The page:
Statutory Minimum Notice Period & Dismissing an Employee
In the recent case of Lancaster & Duke Ltd v Wileman, the Employment Appeal Tribunal considered the interaction of statutory minimum notice periods and the extension of the effective date of termination. More specifically, the case considered whether an employee, who was dismissed for gross misconduct, could extend her length of service by the statutory minimum notice period in order to allow her to bring a claim of unfair dismissal.
Background to the case
The claimant started working for her employers, Lancaster & Duke Ltd, on 22nd September, 2014. She was dismissed, without notice, for gross misconduct on 20th September 2016. On the face of it, Ms. Wileman did not have two years’ continuous service and did not, therefore, have sufficient qualifying service to make an unfair dismissal claim. Nonetheless, she brought a claim for unfair dismissal in the employment tribunal.
Ms Wileman contended that the statutory continuity provisions of the Employment Rights Act 1996, if correctly interpreted, meant she had the requisite two years’ service to bring a claim. Her argument was based on a combination of s86(1) and s97(2) of the Act. In terms of s86(1), as she had more than one month’s service, she was entitled to a minimum period of notice of one week. In terms of s 97(2) ‘where a contract of employment is terminated by the employer” and “the notice required by section 86 to be given by an employer would, if duly given on the material date, expire on a date later than the effective date of termination … the later date is the effective date of termination.’ Accordingly, Ms. Wileman argued that if the statutory minimum notice entitlement which should have been given to her had been given, her effective date of termination would actually fall one week later, giving her over two years’ service. The tribunal agreed with her.
Appeal to the Employment Appeal Tribunal
An appeal was made to the EAT by Lancaster & Duke Ltd. The EAT held that since s97(2) refers to “the notice required by section 86”, that brought the entirety of s.86 into play, including s.86(6).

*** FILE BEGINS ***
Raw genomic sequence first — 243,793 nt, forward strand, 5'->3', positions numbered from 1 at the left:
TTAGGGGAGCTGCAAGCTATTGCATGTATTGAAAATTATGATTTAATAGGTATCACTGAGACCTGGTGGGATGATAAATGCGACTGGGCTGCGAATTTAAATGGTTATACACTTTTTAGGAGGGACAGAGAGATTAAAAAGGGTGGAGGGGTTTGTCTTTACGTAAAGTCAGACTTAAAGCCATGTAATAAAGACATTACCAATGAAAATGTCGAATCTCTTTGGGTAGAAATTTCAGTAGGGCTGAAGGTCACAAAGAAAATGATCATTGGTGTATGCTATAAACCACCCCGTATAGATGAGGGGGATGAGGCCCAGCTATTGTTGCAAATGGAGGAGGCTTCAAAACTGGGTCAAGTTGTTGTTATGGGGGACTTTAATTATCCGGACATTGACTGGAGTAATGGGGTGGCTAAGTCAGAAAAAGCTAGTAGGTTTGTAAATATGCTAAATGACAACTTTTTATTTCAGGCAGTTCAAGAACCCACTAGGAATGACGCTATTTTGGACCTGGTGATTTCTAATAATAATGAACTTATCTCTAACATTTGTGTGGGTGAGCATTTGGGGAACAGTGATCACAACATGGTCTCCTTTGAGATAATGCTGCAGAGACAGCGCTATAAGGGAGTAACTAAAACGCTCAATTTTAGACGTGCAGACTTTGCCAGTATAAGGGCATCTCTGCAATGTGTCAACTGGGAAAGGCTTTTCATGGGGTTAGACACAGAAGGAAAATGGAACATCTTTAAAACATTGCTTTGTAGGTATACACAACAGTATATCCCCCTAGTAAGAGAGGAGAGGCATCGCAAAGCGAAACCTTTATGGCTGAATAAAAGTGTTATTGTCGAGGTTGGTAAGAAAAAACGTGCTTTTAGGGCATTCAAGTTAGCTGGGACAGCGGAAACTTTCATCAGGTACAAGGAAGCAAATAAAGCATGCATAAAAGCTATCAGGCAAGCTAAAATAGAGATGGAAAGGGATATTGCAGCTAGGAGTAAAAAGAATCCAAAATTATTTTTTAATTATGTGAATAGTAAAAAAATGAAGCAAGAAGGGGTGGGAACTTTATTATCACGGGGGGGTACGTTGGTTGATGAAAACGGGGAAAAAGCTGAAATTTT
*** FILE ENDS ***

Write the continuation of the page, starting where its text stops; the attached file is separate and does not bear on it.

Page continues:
Section 86(6) gives an employer the right “to treat the contract as terminable without notice by reason of the conduct of the other party”. The EAT said that this section meant that the notional extension of one week did not apply in circumstances where the employee was lawfully dismissed for gross misconduct. They did not accept Ms Wileman’s argument that this section merely allowed the employer to terminate the contract of employment and did not determine the ‘effective date of termination’. In short, the EAT held that the right to add to add on one week’s notice to the period of continuous service did not apply if s86(6) applied.
The EAT therefore allowed the appeal and remitted the case to the tribunal to determine whether or not Ms Wileman’s actions amounted to gross misconduct.
Implications for your organisation
While it is now clear that if you dismiss employees with less than 2 years’ service for gross misconduct, those employees will not be able to rely on the statutory minimum notice period to reach the two-year qualifying service for unfair dismissal, it also seems clear that if conduct is wrongly characterised as gross misconduct, an employee dismissed in those circumstances will be able to rely on the minimum notice period to extend the effective date of termination.
Whether conduct amounts to gross misconduct will depend on the specific facts of the particular case and it is recommended that you contact our Employment Law Consultants here at Wirehouse for expert advice and guidance.